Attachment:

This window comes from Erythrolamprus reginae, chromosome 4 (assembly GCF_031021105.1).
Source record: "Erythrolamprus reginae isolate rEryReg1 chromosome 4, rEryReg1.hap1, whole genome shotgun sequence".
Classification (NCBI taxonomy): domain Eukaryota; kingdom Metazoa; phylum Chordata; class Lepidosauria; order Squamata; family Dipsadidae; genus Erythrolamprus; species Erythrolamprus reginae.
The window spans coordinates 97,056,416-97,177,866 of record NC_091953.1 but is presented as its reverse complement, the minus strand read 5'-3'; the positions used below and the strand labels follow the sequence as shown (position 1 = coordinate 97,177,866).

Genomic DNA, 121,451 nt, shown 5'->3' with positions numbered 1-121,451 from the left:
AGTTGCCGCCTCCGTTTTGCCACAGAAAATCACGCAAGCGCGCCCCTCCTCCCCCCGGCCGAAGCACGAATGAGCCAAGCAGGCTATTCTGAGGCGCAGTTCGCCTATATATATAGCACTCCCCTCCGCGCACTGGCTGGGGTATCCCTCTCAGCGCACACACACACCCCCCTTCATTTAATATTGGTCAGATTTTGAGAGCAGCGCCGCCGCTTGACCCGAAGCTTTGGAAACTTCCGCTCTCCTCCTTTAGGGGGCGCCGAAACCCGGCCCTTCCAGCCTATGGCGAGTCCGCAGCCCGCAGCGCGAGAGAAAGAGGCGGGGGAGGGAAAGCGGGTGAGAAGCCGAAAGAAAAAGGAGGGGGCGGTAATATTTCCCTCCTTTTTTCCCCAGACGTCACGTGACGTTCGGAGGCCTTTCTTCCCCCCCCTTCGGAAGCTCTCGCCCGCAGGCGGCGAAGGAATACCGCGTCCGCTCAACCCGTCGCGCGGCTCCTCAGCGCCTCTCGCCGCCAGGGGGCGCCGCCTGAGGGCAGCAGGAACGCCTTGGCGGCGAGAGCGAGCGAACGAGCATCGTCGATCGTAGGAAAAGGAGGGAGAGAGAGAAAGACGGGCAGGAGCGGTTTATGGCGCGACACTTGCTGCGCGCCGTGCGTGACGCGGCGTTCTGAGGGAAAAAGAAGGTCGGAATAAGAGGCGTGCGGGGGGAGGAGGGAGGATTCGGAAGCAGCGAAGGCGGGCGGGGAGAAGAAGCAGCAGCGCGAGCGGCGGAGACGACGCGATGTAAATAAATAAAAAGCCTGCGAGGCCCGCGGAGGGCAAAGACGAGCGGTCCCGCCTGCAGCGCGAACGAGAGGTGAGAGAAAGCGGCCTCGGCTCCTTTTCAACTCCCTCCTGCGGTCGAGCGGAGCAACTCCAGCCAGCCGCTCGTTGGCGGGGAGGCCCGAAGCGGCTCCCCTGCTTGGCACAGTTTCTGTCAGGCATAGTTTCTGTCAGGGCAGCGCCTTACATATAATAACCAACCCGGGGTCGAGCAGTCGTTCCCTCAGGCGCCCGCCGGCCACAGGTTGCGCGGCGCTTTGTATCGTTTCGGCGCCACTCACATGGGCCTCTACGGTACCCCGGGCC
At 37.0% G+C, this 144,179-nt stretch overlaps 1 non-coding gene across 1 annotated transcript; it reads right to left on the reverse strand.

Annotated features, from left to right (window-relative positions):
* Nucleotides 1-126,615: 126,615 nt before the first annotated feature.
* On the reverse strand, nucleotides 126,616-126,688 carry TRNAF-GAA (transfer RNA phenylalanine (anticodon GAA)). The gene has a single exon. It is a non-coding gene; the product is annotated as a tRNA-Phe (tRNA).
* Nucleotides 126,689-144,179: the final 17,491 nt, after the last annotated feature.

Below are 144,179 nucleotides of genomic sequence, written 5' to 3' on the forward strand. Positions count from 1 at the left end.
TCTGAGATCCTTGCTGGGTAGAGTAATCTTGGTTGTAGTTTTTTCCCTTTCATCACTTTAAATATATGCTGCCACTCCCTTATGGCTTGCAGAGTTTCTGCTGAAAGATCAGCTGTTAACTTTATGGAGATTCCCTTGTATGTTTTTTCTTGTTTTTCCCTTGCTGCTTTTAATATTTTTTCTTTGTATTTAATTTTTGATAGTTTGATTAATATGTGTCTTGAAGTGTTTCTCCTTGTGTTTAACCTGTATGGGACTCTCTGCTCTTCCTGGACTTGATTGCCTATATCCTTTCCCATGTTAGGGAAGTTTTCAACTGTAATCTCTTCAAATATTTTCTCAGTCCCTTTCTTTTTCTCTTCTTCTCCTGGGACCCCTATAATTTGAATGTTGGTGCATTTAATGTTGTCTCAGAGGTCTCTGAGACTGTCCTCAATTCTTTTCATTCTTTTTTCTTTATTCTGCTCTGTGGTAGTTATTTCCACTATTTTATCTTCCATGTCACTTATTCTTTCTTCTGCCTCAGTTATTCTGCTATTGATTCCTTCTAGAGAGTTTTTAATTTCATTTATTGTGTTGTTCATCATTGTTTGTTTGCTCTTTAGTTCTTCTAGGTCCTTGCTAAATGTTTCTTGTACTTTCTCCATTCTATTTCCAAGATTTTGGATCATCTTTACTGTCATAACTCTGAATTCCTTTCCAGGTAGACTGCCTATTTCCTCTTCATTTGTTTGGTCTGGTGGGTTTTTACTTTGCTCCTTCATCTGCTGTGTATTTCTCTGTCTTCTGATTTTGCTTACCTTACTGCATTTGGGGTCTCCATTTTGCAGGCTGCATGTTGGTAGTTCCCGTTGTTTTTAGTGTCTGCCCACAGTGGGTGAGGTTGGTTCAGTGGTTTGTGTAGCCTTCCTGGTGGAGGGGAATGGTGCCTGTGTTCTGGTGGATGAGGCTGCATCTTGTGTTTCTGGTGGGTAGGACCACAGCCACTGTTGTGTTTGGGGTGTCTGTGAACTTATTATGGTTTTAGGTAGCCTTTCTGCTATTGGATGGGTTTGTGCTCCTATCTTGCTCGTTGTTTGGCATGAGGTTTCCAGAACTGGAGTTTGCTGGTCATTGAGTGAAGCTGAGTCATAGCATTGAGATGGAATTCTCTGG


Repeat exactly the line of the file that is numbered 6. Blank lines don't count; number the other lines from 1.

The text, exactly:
AGTTGCCGCCTCCGTTTTGCCACAGAAAATCACGCAAGCGCGCCCCTCCTCCCCCCGGCCGAAGCACGAATGAGCCAAGCAGGCTATTCTGAGGCGCAGTTCGCCTATATATATAGCACTCCCCTCCGCGCACTGGCTGGGGTATCCCTCTCAGCGCACACACACACCCCCCTTCATTTAATATTGGTCAGATTTTGAGAGCAGCGCCGCCGCTTGACCCGAAGCTTTGGAAACTTCCGCTCTCCTCCTTTAGGGGGCGCCGAAACCCGGCCCTTCCAGCCTATGGCGAGTCCGCAGCCCGCAGCGCGAGAGAAAGAGGCGGGGGAGGGAAAGCGGGTGAGAAGCCGAAAGAAAAAGGAGGGGGCGGTAATATTTCCCTCCTTTTTTCCCCAGACGTCACGTGACGTTCGGAGGCCTTTCTTCCCCCCCCTTCGGAAGCTCTCGCCCGCAGGCGGCGAAGGAATACCGCGTCCGCTCAACCCGTCGCGCGGCTCCTCAGCGCCTCTCGCCGCCAGGGGGCGCCGCCTGAGGGCAGCAGGAACGCCTTGGCGGCGAGAGCGAGCGAACGAGCATCGTCGATCGTAGGAAAAGGAGGGAGAGAGAGAAAGACGGGCAGGAGCGGTTTATGGCGCGACACTTGCTGCGCGCCGTGCGTGACGCGGCGTTCTGAGGGAAAAAGAAGGTCGGAATAAGAGGCGTGCGGGGGGAGGAGGGAGGATTCGGAAGCAGCGAAGGCGGGCGGGGAGAAGAAGCAGCAGCGCGAGCGGCGGAGACGACGCGATGTAAATAAATAAAAAGCCTGCGAGGCCCGCGGAGGGCAAAGACGAGCGGTCCCGCCTGCAGCGCGAACGAGAGGTGAGAGAAAGCGGCCTCGGCTCCTTTTCAACTCCCTCCTGCGGTCGAGCGGAGCAACTCCAGCCAGCCGCTCGTTGGCGGGGAGGCCCGAAGCGGCTCCCCTGCTTGGCACAGTTTCTGTCAGGCATAGTTTCTGTCAGGGCAGCGCCTTACATATAATAACCAACCCGGGGTCGAGCAGTCGTTCCCTCAGGCGCCCGCCGGCCACAGGTTGCGCGGCGCTTTGTATCGTTTCGGCGCCACTCACATGGGCCTCTACGGTACCCCGGGCC